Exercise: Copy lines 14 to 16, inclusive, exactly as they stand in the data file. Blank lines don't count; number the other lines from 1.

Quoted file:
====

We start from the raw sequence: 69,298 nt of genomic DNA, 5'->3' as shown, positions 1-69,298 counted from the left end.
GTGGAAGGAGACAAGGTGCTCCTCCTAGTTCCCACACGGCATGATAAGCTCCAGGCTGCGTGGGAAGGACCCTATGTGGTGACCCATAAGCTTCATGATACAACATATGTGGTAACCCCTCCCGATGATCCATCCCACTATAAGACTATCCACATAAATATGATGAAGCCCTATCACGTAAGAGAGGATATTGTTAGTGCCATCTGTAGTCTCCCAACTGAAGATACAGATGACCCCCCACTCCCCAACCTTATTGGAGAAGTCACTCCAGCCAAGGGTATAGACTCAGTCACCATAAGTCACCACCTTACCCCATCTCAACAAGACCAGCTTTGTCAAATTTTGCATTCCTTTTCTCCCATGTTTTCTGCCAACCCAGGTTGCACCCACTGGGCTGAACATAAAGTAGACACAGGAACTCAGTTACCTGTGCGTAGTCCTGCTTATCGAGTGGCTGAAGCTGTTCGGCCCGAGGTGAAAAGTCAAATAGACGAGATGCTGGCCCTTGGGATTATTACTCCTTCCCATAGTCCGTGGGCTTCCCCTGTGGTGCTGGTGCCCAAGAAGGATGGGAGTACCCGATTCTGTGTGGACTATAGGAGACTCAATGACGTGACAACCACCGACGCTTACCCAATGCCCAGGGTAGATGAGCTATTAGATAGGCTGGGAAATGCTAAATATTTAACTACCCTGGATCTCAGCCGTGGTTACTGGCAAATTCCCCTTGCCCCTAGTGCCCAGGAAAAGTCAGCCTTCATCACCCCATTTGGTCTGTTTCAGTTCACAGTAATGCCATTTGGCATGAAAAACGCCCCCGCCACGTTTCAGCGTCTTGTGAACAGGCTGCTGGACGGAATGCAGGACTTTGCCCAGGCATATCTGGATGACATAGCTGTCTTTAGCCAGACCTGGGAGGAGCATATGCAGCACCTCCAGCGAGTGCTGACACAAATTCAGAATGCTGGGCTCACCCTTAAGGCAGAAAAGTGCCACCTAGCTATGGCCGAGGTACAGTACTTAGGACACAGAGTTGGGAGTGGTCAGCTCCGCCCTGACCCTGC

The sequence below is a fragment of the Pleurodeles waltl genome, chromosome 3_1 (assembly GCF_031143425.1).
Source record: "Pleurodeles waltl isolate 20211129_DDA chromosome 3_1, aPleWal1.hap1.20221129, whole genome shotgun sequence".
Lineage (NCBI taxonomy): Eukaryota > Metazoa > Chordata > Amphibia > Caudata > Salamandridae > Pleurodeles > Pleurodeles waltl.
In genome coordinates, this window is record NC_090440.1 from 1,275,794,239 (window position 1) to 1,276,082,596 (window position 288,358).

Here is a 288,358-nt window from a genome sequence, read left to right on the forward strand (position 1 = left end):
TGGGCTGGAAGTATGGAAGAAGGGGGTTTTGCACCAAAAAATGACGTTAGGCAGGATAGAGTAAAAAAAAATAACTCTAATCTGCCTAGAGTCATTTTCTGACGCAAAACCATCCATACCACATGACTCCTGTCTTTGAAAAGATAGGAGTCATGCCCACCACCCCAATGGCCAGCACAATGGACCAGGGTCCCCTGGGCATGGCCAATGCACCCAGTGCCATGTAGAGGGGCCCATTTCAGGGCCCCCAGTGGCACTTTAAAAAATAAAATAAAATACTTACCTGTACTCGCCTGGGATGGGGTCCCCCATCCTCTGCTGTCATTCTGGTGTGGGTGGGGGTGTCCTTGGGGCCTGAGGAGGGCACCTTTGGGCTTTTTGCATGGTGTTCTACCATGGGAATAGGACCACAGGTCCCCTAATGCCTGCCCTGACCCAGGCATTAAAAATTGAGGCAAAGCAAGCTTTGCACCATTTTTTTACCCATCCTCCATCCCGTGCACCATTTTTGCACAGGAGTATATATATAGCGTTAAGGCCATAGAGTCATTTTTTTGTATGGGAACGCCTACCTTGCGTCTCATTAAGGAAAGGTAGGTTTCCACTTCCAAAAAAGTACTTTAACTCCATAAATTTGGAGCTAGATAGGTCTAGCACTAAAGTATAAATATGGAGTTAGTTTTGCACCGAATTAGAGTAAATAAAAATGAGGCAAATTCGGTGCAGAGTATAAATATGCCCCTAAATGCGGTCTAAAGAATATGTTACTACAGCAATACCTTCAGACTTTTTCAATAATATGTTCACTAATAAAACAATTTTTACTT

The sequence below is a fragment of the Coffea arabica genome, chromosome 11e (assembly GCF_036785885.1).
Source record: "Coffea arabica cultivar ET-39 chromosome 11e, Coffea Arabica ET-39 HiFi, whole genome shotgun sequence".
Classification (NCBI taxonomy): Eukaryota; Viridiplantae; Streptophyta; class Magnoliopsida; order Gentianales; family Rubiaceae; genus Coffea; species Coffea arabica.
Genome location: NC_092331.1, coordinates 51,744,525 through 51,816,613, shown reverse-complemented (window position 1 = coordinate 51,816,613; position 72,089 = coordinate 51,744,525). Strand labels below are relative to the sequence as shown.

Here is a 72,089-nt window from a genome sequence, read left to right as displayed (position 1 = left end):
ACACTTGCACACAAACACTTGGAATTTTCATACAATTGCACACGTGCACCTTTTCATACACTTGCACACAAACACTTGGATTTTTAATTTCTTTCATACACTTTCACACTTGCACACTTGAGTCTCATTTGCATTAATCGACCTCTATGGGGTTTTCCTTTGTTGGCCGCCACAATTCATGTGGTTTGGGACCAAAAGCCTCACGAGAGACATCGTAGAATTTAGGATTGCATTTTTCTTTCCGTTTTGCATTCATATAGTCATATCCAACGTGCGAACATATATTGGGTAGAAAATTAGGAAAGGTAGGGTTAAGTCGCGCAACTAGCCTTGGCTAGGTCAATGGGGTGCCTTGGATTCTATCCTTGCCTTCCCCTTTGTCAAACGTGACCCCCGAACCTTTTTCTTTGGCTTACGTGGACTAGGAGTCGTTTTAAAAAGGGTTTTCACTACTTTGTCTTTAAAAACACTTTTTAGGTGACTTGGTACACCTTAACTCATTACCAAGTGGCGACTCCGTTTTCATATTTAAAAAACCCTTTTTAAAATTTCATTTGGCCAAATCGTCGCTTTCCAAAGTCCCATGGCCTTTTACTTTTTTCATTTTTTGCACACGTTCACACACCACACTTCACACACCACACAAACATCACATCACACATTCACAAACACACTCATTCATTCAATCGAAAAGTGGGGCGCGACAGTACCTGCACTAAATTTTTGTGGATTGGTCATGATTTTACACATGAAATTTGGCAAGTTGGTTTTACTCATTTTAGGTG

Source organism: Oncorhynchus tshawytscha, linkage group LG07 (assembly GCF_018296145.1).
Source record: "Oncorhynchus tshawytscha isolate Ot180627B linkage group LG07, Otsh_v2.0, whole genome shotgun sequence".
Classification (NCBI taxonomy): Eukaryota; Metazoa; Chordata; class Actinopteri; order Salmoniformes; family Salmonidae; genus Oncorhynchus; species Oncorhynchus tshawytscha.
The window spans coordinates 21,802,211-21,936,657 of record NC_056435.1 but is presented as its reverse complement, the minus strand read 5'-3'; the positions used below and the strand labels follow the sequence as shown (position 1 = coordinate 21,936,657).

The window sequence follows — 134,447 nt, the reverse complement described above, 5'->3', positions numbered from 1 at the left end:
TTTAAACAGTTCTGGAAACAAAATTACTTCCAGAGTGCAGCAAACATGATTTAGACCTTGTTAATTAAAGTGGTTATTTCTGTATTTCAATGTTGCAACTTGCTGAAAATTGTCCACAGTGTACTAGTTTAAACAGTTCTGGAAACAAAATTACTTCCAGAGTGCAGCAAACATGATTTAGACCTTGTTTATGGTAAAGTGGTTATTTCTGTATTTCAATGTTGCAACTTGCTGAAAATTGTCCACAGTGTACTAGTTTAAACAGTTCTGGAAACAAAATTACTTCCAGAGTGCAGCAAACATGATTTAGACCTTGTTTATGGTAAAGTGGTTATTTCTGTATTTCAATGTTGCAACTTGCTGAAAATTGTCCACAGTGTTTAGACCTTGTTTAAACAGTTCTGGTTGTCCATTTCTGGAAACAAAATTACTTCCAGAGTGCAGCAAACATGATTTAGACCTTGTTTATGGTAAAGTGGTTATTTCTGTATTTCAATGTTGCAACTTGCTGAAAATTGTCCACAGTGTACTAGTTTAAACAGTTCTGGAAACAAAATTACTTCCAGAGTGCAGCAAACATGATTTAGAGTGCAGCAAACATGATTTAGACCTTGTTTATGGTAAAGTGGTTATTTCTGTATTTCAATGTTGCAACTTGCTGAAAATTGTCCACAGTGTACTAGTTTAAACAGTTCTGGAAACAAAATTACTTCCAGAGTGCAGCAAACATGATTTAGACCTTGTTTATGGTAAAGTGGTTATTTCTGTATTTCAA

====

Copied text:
ACACTTGCACACAAACACTTGGAATTTTCATACAATTGCACACGTGCACCTTTTCATACACTTGCACACAAACACTTGGATTTTTAATTTCTTTCATACACTTTCACACTTGCACACTTGAGTCTCATTTGCATTAATCGACCTCTATGGGGTTTTCCTTTGTTGGCCGCCACAATTCATGTGGTTTGGGACCAAAAGCCTCACGAGAGACATCGTAGAATTTAGGATTGCATTTTTCTTTCCGTTTTGCATTCATATAGTCATATCCAACGTGCGAACATATATTGGGTAGAAAATTAGGAAAGGTAGGGTTAAGTCGCGCAACTAGCCTTGGCTAGGTCAATGGGGTGCCTTGGATTCTATCCTTGCCTTCCCCTTTGTCAAACGTGACCCCCGAACCTTTTTCTTTGGCTTACGTGGACTAGGAGTCGTTTTAAAAAGGGTTTTCACTACTTTGTCTTTAAAAACACTTTTTAGGTGACTTGGTACACCTTAACTCATTACCAAGTGGCGACTCCGTTTTCATATTTAAAAAACCCTTTTTAAAATTTCATTTGGCCAAATCGTCGCTTTCCAAAGTCCCATGGCCTTTTACTTTTTTCATTTTTTGCACACGTTCACACACCACACTTCACACACCACACAAACATCACATCACACATTCACAAACACACTCATTCATTCAATCGAAAAGTGGGGCGCGACAGTACCTGCACTAAATTTTTGTGGATTGGTCATGATTTTACACATGAAATTTGGCAAGTTGGTTTTACTCATTTTAGGTG

Source organism: Oncorhynchus tshawytscha, linkage group LG07 (assembly GCF_018296145.1).
Source record: "Oncorhynchus tshawytscha isolate Ot180627B linkage group LG07, Otsh_v2.0, whole genome shotgun sequence".